Consider the following initiatives in service delivery and what they have in common. The Punjab government is handing over the management of 5,000 under-performing government primary schools to NGOs under a public-private arrangement.
In the Lodhran district, the Tareen Education Foundation of political leader Jahangir Tareen has taken over 85 government schools, aiming to improve them in partnership with the Bookgroup, an NGO headed by Karachi educationist Sami Mustafa, which has already established its credentials for making a difference in Sindh.
CARE Foundation, established by Seema Aziz, the owner of the Bareezé chain, has been adopting non-functional government schools in Lahore and other parts of the country, and turning them around.
The Sindh government sponsored the People’s Primary Healthcare Initiative (PPHI), now an autonomous company limited by guarantee under the Companies Ordinance. The PPHI is managing 1,140 government health facilities that were handed over to it, and providing services at a level that has never been seen before in the province.
The PPHI owes its origins and approach to Jahangir Tareen, who enabled the transformation of basic health units in Lodhran, starting in 1999, then in Rahimyar Khan, and eventually in 11 other districts of Punjab.
In Karachi, the Sindh government handed over two schools to the Zindagi Trust, established by pop star Shehzad Roy, who partnered with the Bookgroup to turn them into high-quality institutions. The government then handed over three schools in Khairpur to the Bookgroup under the Sindh Education Reforms Initiative.
These are all provincial government initiatives, supported by the chief ministers, to improve service delivery by taking it outside provincial government departments. All of them have improved, or have the potential to improve, the management of human and financial resources and physical facilities, leading to better results for citizens. All of them have innovative features that can be replicated in other locations, sometimes after adapting them to local conditions.
The websites of these initiatives, validated by the views of independent specialists, highlight the kind of changes that were introduced once the facilities were taken outside the line departments. Any objective observer would agree that these are signposts to the future for improving health and education outcomes.
At the same time, these are all ad-hoc measures, with neither plans nor means for scaling up through the state structure. They affect a fraction of the country’s health and education facilities and a fraction of the population that depends on the state for these services. They remain provincial initiatives, accountable to provincial authorities, lacking transparency and accountability to service users and other local stakeholders. They depend on the limited resources of the provincial governments and the largesse of a few philanthropists. They do not tap into local goodwill and ingenuity and the capacity to contribute among well-to-do local residents. Commendable as they are, these initiatives are not substitutes for institutional reform.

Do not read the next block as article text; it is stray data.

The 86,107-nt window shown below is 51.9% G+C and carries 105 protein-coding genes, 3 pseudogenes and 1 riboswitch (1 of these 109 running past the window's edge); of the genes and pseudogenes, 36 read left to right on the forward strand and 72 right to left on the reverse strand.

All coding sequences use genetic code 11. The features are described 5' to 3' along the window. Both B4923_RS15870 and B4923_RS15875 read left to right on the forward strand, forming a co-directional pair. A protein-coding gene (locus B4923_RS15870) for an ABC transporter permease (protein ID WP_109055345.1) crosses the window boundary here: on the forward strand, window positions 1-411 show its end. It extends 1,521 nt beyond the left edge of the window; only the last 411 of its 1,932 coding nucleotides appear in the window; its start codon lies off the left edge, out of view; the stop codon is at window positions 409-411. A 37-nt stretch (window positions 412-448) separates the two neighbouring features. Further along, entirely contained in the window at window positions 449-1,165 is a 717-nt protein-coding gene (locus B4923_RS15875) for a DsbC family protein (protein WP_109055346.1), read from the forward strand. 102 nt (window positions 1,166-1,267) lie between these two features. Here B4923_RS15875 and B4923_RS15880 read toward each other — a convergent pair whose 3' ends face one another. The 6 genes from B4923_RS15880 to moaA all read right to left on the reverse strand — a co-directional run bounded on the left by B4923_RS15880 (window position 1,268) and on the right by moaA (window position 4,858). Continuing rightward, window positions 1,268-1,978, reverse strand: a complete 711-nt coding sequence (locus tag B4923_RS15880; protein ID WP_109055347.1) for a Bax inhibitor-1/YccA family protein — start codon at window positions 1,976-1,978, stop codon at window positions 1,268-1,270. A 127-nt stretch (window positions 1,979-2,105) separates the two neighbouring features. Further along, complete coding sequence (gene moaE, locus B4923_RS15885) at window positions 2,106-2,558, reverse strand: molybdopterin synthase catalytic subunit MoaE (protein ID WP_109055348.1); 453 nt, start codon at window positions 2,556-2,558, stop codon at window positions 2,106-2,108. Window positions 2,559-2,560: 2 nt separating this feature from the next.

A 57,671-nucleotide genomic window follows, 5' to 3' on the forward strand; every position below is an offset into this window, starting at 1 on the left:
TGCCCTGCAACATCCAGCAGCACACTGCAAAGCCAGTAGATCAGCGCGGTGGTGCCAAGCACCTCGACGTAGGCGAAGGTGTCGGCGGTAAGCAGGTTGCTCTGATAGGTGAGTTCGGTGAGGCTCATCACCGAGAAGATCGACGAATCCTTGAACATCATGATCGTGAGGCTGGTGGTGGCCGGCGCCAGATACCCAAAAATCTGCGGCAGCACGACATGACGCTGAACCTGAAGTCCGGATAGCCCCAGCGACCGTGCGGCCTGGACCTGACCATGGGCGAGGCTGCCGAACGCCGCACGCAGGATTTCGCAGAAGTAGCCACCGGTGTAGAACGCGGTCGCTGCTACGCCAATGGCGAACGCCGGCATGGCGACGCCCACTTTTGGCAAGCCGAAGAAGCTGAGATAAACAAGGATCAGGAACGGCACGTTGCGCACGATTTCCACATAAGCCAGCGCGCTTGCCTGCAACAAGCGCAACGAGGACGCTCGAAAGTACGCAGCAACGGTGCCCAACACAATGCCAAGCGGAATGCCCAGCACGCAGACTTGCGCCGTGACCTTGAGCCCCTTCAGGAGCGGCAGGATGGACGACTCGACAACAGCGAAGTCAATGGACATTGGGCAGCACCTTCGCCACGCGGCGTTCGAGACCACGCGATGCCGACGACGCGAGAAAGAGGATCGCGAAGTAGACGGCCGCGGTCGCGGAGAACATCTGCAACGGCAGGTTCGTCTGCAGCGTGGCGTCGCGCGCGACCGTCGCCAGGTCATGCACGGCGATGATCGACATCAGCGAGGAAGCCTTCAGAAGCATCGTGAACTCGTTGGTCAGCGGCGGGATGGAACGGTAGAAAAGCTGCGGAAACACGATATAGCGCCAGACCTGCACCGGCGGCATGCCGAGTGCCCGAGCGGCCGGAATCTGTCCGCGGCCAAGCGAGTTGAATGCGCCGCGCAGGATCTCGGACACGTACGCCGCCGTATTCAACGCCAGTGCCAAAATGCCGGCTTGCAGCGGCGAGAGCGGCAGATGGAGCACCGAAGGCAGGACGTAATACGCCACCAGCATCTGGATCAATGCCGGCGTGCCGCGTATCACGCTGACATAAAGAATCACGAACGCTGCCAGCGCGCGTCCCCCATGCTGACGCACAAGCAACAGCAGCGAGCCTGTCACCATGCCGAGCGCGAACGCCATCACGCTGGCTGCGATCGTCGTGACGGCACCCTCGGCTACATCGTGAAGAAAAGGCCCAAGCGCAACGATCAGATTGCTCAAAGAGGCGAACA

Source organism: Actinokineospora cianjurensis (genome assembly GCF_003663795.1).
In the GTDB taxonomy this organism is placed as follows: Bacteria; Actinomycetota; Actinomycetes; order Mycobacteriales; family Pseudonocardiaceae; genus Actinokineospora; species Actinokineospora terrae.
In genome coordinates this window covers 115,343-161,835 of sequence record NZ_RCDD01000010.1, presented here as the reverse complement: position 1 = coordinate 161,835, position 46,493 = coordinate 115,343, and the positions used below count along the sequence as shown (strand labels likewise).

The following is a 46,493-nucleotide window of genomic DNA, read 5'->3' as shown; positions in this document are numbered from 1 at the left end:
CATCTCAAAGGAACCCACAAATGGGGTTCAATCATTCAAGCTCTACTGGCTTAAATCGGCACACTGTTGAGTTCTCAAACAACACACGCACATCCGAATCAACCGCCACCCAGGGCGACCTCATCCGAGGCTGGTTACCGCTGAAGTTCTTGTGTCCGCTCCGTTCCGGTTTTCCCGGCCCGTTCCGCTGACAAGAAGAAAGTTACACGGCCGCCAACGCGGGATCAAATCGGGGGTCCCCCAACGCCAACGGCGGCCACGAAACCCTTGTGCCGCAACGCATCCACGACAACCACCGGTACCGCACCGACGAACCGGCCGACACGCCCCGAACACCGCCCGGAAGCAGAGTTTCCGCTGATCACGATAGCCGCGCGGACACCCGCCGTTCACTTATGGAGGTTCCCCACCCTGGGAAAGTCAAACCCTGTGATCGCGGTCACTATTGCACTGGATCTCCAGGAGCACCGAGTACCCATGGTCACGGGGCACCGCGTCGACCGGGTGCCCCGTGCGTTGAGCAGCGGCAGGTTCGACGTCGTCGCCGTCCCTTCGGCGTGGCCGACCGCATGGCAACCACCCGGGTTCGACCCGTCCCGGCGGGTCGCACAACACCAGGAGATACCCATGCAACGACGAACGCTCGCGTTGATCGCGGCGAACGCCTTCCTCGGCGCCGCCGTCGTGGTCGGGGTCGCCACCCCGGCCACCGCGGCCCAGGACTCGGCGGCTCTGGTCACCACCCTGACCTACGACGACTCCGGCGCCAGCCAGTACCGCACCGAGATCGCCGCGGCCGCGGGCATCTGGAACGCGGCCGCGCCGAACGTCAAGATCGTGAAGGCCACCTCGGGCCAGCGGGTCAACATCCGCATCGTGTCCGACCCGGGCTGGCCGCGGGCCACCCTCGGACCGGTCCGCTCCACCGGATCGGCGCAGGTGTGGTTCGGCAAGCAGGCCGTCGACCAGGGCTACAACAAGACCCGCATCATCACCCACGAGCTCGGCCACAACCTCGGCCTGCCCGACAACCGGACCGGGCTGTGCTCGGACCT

The need for reform should be clear by now. The ratio of taxes to national income in Pakistan is 10 percent, with no sign of increasing and multiple demands that will not allow the state to serve most of its citizens in any sector. Taxpayers and service users are unwilling to pay more to centralised provincial bureaucracies that do not deliver as expected.
Except in a few privileged communities, provincial governments do not have the resources to provide adequate basic services to the growing population. Whether by diligent analysis or physical observation, it is impossible to escape the conclusion that the state in Pakistan does not have the means to provide basic services to the large majority of its citizens, and that this will not change if present trends and systems continue.
The directions for reform should also be clear, now that local government is a provincial subject as a consequence of the 18th Amendment to the constitution, and neither generals nor ministers in Islamabad can be held responsible for its structure and performance.
In mature democracies, local governments provide basic services with their own resources and substantial financial support from senior governments, for whom the removal of regional imbalances is a prime concern as part of the overall approach to fiscal federalism.
In Pakistan, provincial authorities oppose effective local government. Indeed, even initiatives such as those mentioned above are opposed by provincial ministers and civil servants. The state structure is not only ineffective but also incomplete, lacking the vital lowest tier that is closest to the people and most appropriate for many services.
The provinces have done well to engage the best in the country to demonstrate innovative approaches. They now need to engage citizens through special-purpose local governments that focus on health, education, waste management, security and other services for which service users and others have the capacity to pay. There is no other option in sight.
The writer is an economist and international development consultant.